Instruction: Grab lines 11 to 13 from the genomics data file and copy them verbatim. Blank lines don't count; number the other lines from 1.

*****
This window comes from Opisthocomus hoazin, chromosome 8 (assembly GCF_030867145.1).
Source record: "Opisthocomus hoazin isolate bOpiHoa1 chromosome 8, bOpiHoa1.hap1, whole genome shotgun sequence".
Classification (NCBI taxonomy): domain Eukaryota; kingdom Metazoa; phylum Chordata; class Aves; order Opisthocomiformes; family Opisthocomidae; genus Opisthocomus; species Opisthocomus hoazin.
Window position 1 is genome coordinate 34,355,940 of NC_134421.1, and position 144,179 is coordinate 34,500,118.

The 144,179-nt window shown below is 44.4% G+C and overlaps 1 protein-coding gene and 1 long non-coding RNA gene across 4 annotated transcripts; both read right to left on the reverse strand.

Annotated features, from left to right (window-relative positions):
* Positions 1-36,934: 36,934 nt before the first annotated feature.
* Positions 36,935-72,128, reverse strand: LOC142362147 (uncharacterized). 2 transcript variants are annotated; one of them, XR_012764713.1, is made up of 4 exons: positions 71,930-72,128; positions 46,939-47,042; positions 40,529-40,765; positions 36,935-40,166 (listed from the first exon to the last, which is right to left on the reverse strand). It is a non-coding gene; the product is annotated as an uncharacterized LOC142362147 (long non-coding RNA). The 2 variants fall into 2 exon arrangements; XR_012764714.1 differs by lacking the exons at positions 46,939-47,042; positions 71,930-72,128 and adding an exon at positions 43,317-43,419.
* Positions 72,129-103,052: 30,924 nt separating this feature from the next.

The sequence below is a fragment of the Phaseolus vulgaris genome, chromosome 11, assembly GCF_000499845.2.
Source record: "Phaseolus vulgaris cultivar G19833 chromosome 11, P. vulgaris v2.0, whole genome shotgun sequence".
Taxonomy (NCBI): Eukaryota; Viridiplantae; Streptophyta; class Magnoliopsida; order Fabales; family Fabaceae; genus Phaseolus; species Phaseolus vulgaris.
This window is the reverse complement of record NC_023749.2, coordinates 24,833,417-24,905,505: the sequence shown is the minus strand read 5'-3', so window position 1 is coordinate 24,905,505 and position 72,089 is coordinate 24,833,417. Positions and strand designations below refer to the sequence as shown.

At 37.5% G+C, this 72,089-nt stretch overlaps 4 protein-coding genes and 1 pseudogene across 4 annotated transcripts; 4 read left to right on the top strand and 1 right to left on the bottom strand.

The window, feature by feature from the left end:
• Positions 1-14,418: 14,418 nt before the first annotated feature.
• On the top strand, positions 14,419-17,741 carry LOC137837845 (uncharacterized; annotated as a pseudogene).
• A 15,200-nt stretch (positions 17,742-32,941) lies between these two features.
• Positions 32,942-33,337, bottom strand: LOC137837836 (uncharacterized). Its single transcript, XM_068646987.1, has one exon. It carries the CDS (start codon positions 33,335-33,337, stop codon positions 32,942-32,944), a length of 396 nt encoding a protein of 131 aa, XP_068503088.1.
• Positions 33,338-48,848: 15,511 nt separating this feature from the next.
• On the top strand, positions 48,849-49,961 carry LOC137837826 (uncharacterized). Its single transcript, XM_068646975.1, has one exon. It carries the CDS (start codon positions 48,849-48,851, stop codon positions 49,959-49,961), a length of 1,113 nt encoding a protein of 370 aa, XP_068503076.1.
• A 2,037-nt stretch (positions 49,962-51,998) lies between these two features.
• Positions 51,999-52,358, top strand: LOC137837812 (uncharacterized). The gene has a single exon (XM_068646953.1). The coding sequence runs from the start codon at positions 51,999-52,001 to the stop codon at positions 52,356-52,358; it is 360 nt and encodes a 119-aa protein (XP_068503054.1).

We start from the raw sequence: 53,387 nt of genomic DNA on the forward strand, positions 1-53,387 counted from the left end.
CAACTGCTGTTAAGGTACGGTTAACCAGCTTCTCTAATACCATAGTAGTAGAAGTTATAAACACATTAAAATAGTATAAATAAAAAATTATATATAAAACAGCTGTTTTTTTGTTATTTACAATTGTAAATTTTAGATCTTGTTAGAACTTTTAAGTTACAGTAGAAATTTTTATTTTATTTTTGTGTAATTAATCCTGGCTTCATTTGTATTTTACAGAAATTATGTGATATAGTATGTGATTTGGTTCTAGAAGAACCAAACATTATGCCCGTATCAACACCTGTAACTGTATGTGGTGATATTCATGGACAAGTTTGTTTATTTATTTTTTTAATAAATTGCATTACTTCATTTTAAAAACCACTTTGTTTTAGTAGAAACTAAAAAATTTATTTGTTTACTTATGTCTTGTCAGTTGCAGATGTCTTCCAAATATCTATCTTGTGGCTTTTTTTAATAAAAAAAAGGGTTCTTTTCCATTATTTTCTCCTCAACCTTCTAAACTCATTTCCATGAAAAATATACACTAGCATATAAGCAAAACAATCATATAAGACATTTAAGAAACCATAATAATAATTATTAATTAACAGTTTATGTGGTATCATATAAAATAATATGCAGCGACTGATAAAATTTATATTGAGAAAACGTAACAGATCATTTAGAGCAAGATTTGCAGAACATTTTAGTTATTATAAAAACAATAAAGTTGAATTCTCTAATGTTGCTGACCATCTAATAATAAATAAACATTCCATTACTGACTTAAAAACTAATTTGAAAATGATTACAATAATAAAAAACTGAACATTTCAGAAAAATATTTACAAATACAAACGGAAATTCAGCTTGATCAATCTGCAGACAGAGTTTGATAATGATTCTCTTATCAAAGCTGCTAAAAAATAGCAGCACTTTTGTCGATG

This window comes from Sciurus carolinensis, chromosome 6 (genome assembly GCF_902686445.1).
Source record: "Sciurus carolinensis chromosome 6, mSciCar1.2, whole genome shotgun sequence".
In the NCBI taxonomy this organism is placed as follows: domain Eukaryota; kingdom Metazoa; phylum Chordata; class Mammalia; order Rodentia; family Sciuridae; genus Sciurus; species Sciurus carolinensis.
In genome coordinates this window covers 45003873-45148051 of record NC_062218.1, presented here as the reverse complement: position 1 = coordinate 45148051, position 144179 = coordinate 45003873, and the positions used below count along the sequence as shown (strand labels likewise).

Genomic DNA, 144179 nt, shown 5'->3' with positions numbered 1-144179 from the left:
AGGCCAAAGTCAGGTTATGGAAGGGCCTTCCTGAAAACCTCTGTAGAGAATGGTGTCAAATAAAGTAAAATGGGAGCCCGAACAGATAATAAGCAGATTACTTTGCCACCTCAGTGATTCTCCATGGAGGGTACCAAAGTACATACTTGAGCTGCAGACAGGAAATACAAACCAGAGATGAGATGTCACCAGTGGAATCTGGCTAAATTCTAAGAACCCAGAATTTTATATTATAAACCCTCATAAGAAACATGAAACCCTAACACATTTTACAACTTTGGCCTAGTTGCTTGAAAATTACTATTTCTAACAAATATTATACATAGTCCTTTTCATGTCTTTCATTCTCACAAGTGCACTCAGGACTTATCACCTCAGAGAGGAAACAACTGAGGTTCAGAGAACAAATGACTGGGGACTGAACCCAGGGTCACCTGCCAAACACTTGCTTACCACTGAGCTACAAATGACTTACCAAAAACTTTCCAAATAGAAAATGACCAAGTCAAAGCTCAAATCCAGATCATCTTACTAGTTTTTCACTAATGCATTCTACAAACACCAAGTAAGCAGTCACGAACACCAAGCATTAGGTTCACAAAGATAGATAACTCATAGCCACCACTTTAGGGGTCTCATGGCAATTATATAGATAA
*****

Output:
Source record: "Phaseolus vulgaris cultivar G19833 chromosome 11, P. vulgaris v2.0, whole genome shotgun sequence".
Taxonomy (NCBI): Eukaryota; Viridiplantae; Streptophyta; class Magnoliopsida; order Fabales; family Fabaceae; genus Phaseolus; species Phaseolus vulgaris.
This window is the reverse complement of record NC_023749.2, coordinates 24,833,417-24,905,505: the sequence shown is the minus strand read 5'-3', so window position 1 is coordinate 24,905,505 and position 72,089 is coordinate 24,833,417. Positions and strand designations below refer to the sequence as shown.